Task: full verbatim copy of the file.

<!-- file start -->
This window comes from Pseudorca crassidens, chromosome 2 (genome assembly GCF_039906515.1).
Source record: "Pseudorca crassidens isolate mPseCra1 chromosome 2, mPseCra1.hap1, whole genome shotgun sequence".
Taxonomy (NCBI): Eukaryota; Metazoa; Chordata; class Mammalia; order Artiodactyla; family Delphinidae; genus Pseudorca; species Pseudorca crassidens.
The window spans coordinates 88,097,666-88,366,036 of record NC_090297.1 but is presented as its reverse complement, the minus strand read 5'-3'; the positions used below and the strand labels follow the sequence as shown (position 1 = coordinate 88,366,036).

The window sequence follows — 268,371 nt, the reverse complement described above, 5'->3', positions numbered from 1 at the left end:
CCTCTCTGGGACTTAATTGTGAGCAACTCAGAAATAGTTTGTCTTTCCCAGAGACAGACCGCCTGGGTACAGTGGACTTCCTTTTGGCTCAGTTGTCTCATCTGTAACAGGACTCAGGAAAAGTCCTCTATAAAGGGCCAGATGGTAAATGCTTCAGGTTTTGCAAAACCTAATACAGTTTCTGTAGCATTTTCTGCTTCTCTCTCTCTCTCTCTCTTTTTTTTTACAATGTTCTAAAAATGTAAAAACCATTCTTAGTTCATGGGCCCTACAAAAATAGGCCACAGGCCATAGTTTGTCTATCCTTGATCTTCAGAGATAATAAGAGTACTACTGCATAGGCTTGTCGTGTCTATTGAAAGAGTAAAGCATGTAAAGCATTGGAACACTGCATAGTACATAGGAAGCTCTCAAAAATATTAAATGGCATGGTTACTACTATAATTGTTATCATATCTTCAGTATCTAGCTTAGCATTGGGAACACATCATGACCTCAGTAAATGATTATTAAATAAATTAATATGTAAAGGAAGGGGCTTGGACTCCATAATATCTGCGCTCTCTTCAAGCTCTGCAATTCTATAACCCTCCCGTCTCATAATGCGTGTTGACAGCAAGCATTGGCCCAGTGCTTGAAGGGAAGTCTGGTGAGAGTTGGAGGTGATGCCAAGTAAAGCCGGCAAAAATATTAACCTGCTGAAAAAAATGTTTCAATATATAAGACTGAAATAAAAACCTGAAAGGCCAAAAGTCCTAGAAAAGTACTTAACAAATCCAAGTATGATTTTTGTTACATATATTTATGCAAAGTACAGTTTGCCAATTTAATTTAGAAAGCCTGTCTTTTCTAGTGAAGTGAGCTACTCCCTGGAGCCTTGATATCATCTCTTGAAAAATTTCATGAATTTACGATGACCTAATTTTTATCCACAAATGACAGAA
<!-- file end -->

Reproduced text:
This window comes from Pseudorca crassidens, chromosome 2 (genome assembly GCF_039906515.1).
Source record: "Pseudorca crassidens isolate mPseCra1 chromosome 2, mPseCra1.hap1, whole genome shotgun sequence".
Taxonomy (NCBI): Eukaryota; Metazoa; Chordata; class Mammalia; order Artiodactyla; family Delphinidae; genus Pseudorca; species Pseudorca crassidens.
The window spans coordinates 88,097,666-88,366,036 of record NC_090297.1 but is presented as its reverse complement, the minus strand read 5'-3'; the positions used below and the strand labels follow the sequence as shown (position 1 = coordinate 88,366,036).

The window sequence follows — 268,371 nt, the reverse complement described above, 5'->3', positions numbered from 1 at the left end:
CCTCTCTGGGACTTAATTGTGAGCAACTCAGAAATAGTTTGTCTTTCCCAGAGACAGACCGCCTGGGTACAGTGGACTTCCTTTTGGCTCAGTTGTCTCATCTGTAACAGGACTCAGGAAAAGTCCTCTATAAAGGGCCAGATGGTAAATGCTTCAGGTTTTGCAAAACCTAATACAGTTTCTGTAGCATTTTCTGCTTCTCTCTCTCTCTCTCTCTTTTTTTTTACAATGTTCTAAAAATGTAAAAACCATTCTTAGTTCATGGGCCCTACAAAAATAGGCCACAGGCCATAGTTTGTCTATCCTTGATCTTCAGAGATAATAAGAGTACTACTGCATAGGCTTGTCGTGTCTATTGAAAGAGTAAAGCATGTAAAGCATTGGAACACTGCATAGTACATAGGAAGCTCTCAAAAATATTAAATGGCATGGTTACTACTATAATTGTTATCATATCTTCAGTATCTAGCTTAGCATTGGGAACACATCATGACCTCAGTAAATGATTATTAAATAAATTAATATGTAAAGGAAGGGGCTTGGACTCCATAATATCTGCGCTCTCTTCAAGCTCTGCAATTCTATAACCCTCCCGTCTCATAATGCGTGTTGACAGCAAGCATTGGCCCAGTGCTTGAAGGGAAGTCTGGTGAGAGTTGGAGGTGATGCCAAGTAAAGCCGGCAAAAATATTAACCTGCTGAAAAAAATGTTTCAATATATAAGACTGAAATAAAAACCTGAAAGGCCAAAAGTCCTAGAAAAGTACTTAACAAATCCAAGTATGATTTTTGTTACATATATTTATGCAAAGTACAGTTTGCCAATTTAATTTAGAAAGCCTGTCTTTTCTAGTGAAGTGAGCTACTCCCTGGAGCCTTGATATCATCTCTTGAAAAATTTCATGAATTTACGATGACCTAATTTTTATCCACAAATGACAGAA